Develop policies and procedures for monitoring only those patients with clinical indications for monitoring

We consider this one of the most important interventions to reduce unnecessary alarms and reduce alarm fatigue.


This last recommendation is the one we want to stress. In multiple columns we have emphasized that the biggest “bang for the buck” usually comes from eliminating unnecessary telemetry (see, for example, our October 2014 What's New in the Patient Safety World column “Alarm Fatigue: Reducing Unnecessary Telemetry Monitoring”). We’ve stressed that such policies should include not only criteria for initiation of telemetry but should also include criteria for cessation of telemetry.


Clinicians and researchers conducted a study at UCSF where they randomized an EHR alert randomized to half of the teams on the general medicine service (Najafi 2018). The alert displayed during daytime hours when physicians attempted to place an order for patients not in the intensive care unit whose telemetry order duration exceeded the recommended duration for a given ind1ication. The alert prompted a significant reduction in telemetry monitoring duration (8.7 fewer hours per hospitalization) with no significant change in rapid-response calls or medical emergency events. The most common physician response to an alert was to discontinue telemetry monitoring (62%). They authors conclude that a targeted EHR alert can safely and successfully reduce cardiac monitoring by prompting discontinuation when appropriate. They also note that this single-component electronic intervention is less resource intensive than typical multicomponent interventions that include human resources.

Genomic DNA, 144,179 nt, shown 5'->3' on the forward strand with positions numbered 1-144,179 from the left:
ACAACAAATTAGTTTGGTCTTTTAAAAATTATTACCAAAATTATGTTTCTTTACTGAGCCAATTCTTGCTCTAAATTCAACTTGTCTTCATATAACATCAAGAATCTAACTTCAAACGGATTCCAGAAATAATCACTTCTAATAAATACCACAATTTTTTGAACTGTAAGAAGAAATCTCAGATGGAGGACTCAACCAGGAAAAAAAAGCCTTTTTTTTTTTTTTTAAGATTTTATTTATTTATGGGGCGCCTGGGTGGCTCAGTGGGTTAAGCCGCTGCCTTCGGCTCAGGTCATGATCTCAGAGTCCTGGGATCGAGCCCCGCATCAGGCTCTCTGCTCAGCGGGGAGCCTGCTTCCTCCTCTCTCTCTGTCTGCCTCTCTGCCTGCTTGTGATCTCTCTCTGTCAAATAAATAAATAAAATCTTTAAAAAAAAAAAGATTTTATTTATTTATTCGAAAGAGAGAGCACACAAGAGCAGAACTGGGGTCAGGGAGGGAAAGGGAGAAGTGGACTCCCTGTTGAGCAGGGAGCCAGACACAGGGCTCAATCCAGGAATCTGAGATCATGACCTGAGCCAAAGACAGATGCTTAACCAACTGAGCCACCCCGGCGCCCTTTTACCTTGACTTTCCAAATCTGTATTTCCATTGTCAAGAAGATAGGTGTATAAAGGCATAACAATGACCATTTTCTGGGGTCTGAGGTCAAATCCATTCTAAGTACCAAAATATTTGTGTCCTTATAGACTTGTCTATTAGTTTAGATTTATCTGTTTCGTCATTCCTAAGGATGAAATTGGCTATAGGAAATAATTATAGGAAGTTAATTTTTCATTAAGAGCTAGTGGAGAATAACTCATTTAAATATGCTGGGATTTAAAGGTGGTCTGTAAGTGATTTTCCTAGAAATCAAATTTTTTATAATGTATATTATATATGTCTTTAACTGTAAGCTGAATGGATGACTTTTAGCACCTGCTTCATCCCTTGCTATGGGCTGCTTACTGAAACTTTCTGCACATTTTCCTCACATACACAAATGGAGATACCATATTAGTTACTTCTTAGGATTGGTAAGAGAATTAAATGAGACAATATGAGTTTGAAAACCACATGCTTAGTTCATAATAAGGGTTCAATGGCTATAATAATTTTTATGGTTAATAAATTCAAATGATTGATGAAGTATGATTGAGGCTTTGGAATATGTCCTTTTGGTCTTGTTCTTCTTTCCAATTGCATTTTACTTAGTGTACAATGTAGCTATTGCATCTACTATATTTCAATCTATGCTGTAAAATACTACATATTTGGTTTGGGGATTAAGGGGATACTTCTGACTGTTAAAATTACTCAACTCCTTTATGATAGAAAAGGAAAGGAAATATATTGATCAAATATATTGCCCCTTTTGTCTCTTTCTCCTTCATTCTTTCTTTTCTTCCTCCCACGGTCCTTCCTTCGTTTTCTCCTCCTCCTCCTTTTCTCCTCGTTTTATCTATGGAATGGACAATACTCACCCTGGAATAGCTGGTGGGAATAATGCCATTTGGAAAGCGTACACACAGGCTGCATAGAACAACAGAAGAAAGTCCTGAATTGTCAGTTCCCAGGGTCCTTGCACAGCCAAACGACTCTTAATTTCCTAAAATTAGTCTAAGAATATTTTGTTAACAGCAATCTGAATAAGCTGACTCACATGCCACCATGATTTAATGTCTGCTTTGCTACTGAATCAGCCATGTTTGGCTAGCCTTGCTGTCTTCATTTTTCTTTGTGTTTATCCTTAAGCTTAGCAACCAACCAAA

Another study (Sendelbach 2019) evaluated the impact of implementation of an electronic order set based on the American Heart Association practice standards for electrocardiographic monitoring on the occurrence of appropriate monitoring. Implementation of the order set was associated with an increase in appropriate monitoring (from 48.0% pre-intervention to 61.2% post-intervention). The largest increase was in ordering by medical residents, with appropriate monitoring increasing from 30.8% to 76.5% (note that medical residents had mandatory education on the order set, whereas hospitalists on received a one-slide overview on the order set). There was no significant increase in adverse patient outcomes. Also, more patients had fewer days of monitoring without an indication for monitoring after implementation but the difference was significant for the subgroup of medical residents.



Prior Patient Safety Tips of the Week pertaining to alarm-related issues:







AACN (American Association of Critical-Care Nurses). Practice Alert. Managing Alarms in Acute Care Across the Life Span: Electrocardiography and Pulse Oximetry. AACN April 3, 2018



Sandau KE, Funk M. What Happened on Telemetry? AHRQ PSNet Web M&M 2019; March 2019



Najafi N, Cucina R, Pierre B, et al. Assessment of a Targeted Electronic Health Record Intervention to Reduce Telemetry Duration. A Cluster-Randomized Clinical Trial. JAMA Intern Med 2018; Published online December 10, 2018



Sendelbach S, Sandau KE, Smith L, et al. Implementing Practice Standards for Inpatient Electrocardiographic Monitoring. Am J Crit Care 2019; 28(2): 109-116